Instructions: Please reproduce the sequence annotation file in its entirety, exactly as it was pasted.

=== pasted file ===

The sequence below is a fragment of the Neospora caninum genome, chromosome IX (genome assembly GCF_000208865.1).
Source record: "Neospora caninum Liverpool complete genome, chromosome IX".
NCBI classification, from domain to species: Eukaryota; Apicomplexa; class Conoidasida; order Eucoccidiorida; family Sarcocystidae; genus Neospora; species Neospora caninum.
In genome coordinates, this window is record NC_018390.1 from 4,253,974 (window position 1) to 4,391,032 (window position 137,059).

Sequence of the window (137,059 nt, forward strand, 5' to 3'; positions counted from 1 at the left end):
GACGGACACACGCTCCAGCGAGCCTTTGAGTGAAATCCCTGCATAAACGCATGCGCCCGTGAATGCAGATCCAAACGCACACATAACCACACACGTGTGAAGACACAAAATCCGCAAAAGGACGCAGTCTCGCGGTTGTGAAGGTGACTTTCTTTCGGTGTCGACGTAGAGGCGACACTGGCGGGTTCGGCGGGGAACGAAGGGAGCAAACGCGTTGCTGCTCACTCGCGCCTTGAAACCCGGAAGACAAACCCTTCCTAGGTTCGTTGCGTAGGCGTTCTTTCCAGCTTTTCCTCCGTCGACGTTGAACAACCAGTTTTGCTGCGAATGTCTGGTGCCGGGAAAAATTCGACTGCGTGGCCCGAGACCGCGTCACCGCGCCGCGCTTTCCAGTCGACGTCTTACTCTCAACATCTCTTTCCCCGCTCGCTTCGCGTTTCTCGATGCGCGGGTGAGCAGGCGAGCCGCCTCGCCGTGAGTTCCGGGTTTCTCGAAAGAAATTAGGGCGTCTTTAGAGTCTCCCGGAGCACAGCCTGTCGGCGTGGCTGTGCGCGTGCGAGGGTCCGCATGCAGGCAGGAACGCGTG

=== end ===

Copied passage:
The sequence below is a fragment of the Neospora caninum genome, chromosome IX (genome assembly GCF_000208865.1).
Source record: "Neospora caninum Liverpool complete genome, chromosome IX".
NCBI classification, from domain to species: Eukaryota; Apicomplexa; class Conoidasida; order Eucoccidiorida; family Sarcocystidae; genus Neospora; species Neospora caninum.
In genome coordinates, this window is record NC_018390.1 from 4,253,974 (window position 1) to 4,391,032 (window position 137,059).

Sequence of the window (137,059 nt, forward strand, 5' to 3'; positions counted from 1 at the left end):
GACGGACACACGCTCCAGCGAGCCTTTGAGTGAAATCCCTGCATAAACGCATGCGCCCGTGAATGCAGATCCAAACGCACACATAACCACACACGTGTGAAGACACAAAATCCGCAAAAGGACGCAGTCTCGCGGTTGTGAAGGTGACTTTCTTTCGGTGTCGACGTAGAGGCGACACTGGCGGGTTCGGCGGGGAACGAAGGGAGCAAACGCGTTGCTGCTCACTCGCGCCTTGAAACCCGGAAGACAAACCCTTCCTAGGTTCGTTGCGTAGGCGTTCTTTCCAGCTTTTCCTCCGTCGACGTTGAACAACCAGTTTTGCTGCGAATGTCTGGTGCCGGGAAAAATTCGACTGCGTGGCCCGAGACCGCGTCACCGCGCCGCGCTTTCCAGTCGACGTCTTACTCTCAACATCTCTTTCCCCGCTCGCTTCGCGTTTCTCGATGCGCGGGTGAGCAGGCGAGCCGCCTCGCCGTGAGTTCCGGGTTTCTCGAAAGAAATTAGGGCGTCTTTAGAGTCTCCCGGAGCACAGCCTGTCGGCGTGGCTGTGCGCGTGCGAGGGTCCGCATGCAGGCAGGAACGCGTG